Ted found this (plus Romeo and Juliet, and King Arthur’s Legend) while we were reorganizing our landlord’s bookshelves (with his permission!). It’s an easy, shortened version of the familiar story, in English on the left side of each page, and Spanish on the right. It’s intended for kids learning English, with footnotes explaining English expressions and pronunciation, but it works almost as well for me!

The Quiet Girl, by Peter Høeg. In the tradition of truly strange Scandinavian novels, this thriller stars a Danish circus clown of a kind you’ve never met before, with almost an supernatural ability to hear music in everything. His involvement in solving the kidnapping of a child with some very interesting abilities of her own makes for a weird and fascinating story full of nuanced characters who maintain a sometimes fluid relationship with the concepts of good and evil.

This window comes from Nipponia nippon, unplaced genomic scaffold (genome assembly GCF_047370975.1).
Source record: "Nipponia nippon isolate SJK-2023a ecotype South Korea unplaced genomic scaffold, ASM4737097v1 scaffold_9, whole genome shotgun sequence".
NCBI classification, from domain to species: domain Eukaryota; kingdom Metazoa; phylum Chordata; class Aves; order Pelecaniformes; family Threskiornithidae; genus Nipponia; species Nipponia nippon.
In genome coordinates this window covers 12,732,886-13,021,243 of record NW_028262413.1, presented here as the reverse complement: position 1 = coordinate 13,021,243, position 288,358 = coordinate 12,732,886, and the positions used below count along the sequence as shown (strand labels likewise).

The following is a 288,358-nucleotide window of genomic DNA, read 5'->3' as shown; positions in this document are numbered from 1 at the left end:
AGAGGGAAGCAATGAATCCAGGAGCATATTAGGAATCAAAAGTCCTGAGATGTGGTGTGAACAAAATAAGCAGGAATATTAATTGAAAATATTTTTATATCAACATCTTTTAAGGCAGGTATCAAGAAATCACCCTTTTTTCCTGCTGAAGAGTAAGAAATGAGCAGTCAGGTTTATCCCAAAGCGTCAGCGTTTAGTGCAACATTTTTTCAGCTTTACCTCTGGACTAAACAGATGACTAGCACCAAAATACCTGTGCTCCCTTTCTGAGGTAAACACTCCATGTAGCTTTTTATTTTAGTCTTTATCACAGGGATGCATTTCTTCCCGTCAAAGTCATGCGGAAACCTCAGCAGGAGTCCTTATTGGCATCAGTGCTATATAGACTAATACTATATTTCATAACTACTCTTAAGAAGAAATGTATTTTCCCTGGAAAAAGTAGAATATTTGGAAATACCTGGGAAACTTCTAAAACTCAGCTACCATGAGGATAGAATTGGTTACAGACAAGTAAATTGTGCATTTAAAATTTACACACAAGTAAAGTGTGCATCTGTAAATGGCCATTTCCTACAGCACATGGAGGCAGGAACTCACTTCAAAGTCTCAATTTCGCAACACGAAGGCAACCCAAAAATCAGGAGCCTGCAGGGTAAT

The Artist’s Wife, by Max Phillips, is the story of Alma Mahler, wife of Gustav Mahler (one of my favourite composers), told in her own words from “the beyond” after her death. She knows she’s beautiful and talented, and yet somehow she sees herself over and over again in the role of “muse” to male musicians and painters, of which Mahler is only the first. What could possibly go wrong? Phillips has written her as a cold, unfeeling, conniving, social climbing, loose-moraled, child-neglecting, anti-Semitic, alcoholic shrew. I wonder.

Stone Cold, by David Baldacci. Sometimes you just want a dose of casino action, con artists, mobsters, corrupt politicians, ex Navy Seal hit men, secret identities, revenge killings, Russian spies, and a few Mission Impossible type escapades. This delivers.